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The Safety Site

Monica Palmer, Safety Administrator


Recreational Safety takes Responsibility & Control

FDA regulates sunscreens to ensure they meet safety and effectiveness standards. To improve the quality, safety, and effectiveness of sunscreens, FDA posted a proposed order on September 24, 2021 that describes updated proposed requirements for sunscreens. Given the recognized public health benefits of sunscreen use, Americans should continue to use sunscreen with other sun protective measures as this important effort moves forward.

 Please protect yourself from the sun! Incidence rates for both melanoma and non-melanoma skin cancers have been rising for the past quarter century. The relationship between skin cancers and overexposure to the sun is well-documented.

Sun safety is important for everyone, including people of all skin tones. Consumers should continue to use sun protection measures, including using broad spectrum sunscreen of SPF 15 or higher, as we gather more safety data on sunscreen ingredients. 

However, sunscreen is only one part of the solution. People should engage in sun protective behaviors, such as wearing protective clothing; wearing sunglasses and a hat that provides adequate shade; and finding shade whenever possible during periods of peak sunlight. Also, consumers should use adequate protection and appropriate precaution with sunlamps and tanning beds/booths. Both are sources of UV radiation that have been linked to skin cancer, skin burns, premature skin aging, and both short-term and long-term eye damage. More about sun protection and sunscreens is available on the FDA website. Check out these resources and stay safe in the sun.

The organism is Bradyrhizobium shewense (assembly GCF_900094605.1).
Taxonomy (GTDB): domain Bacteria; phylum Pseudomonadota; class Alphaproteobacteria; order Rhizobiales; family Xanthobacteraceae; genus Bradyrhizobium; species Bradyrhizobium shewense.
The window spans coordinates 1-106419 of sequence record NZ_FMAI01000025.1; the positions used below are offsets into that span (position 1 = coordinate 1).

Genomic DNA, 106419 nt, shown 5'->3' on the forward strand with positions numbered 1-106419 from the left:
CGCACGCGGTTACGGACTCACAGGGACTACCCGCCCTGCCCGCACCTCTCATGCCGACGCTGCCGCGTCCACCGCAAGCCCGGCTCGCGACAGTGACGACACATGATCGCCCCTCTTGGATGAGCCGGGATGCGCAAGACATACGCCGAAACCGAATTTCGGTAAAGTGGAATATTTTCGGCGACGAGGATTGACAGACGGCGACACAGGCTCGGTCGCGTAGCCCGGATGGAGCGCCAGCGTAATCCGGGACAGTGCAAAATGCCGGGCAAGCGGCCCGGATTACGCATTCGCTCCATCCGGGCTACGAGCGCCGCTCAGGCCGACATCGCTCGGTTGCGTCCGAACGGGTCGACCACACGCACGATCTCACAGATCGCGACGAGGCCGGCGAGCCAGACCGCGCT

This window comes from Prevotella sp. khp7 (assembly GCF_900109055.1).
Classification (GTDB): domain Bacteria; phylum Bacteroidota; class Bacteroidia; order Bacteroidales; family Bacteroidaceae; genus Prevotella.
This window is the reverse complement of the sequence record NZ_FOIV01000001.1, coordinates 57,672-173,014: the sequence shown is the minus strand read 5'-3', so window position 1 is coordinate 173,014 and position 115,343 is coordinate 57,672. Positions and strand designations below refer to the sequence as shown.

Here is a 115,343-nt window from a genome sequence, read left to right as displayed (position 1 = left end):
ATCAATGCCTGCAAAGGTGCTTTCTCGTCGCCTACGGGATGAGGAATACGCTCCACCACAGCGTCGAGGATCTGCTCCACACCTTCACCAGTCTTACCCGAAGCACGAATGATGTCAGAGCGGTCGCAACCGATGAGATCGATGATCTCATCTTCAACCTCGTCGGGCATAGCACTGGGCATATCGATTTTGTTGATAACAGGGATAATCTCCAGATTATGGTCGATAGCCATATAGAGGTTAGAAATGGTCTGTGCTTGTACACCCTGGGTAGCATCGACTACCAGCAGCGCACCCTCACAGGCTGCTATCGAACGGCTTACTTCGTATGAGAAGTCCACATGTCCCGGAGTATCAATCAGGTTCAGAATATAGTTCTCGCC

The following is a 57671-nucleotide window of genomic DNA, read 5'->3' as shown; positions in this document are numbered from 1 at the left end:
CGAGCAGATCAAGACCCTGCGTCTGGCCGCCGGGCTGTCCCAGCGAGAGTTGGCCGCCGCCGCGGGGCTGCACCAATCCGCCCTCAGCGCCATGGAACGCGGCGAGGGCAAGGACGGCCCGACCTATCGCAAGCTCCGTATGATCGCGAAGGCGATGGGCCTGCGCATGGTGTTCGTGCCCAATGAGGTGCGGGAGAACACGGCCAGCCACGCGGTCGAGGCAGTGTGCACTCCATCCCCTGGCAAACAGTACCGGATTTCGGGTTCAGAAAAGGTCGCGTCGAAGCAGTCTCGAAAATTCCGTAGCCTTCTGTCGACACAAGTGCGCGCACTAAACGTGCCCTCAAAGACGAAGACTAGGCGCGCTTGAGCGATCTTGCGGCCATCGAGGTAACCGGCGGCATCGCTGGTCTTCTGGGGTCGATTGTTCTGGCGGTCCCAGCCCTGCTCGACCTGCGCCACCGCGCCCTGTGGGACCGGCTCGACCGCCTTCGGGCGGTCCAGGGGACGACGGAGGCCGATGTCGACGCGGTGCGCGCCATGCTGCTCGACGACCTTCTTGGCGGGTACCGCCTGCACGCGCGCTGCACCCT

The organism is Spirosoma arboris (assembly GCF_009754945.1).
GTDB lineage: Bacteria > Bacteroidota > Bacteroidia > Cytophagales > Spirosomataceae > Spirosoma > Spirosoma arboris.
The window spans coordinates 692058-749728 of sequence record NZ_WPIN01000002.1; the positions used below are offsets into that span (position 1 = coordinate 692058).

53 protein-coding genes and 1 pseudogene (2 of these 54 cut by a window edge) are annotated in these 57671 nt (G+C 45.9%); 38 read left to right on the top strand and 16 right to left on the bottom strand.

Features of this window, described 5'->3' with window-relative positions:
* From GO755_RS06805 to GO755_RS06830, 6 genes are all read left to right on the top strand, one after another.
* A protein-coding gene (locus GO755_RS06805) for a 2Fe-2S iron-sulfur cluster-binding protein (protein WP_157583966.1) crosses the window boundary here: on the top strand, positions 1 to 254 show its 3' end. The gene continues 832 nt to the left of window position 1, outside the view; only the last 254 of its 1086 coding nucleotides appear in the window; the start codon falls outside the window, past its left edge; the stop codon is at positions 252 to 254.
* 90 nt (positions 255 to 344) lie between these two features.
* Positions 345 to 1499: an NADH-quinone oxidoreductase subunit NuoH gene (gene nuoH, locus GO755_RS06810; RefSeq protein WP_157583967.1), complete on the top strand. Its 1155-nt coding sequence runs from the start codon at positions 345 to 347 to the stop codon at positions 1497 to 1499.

As an FDA-regulated product, sunscreens must pass certain tests before they are sold.  But how you use this product, and what other protective measures you take, make a difference in how well you are able to protect yourself and your family from sunburn, skin cancer, early skin aging and other risks of overexposure to the sun. Some key sun safety tips include:

  • Limit time in the sun, especially between the hours of 10 a.m. and 2 p.m., when the sun’s rays are most intense.
  • Wear clothing to cover skin exposed to the sun, such as long-sleeved shirts, pants, sunglasses, and broad-brimmed hats.
  • Use broad spectrum sunscreens with SPF values of 15 or higher regularly and as directed.
  • Reapply sunscreen at least every two hours, and more often if you're sweating or jumping in and out of the water.

This information is courtesy of the FDA.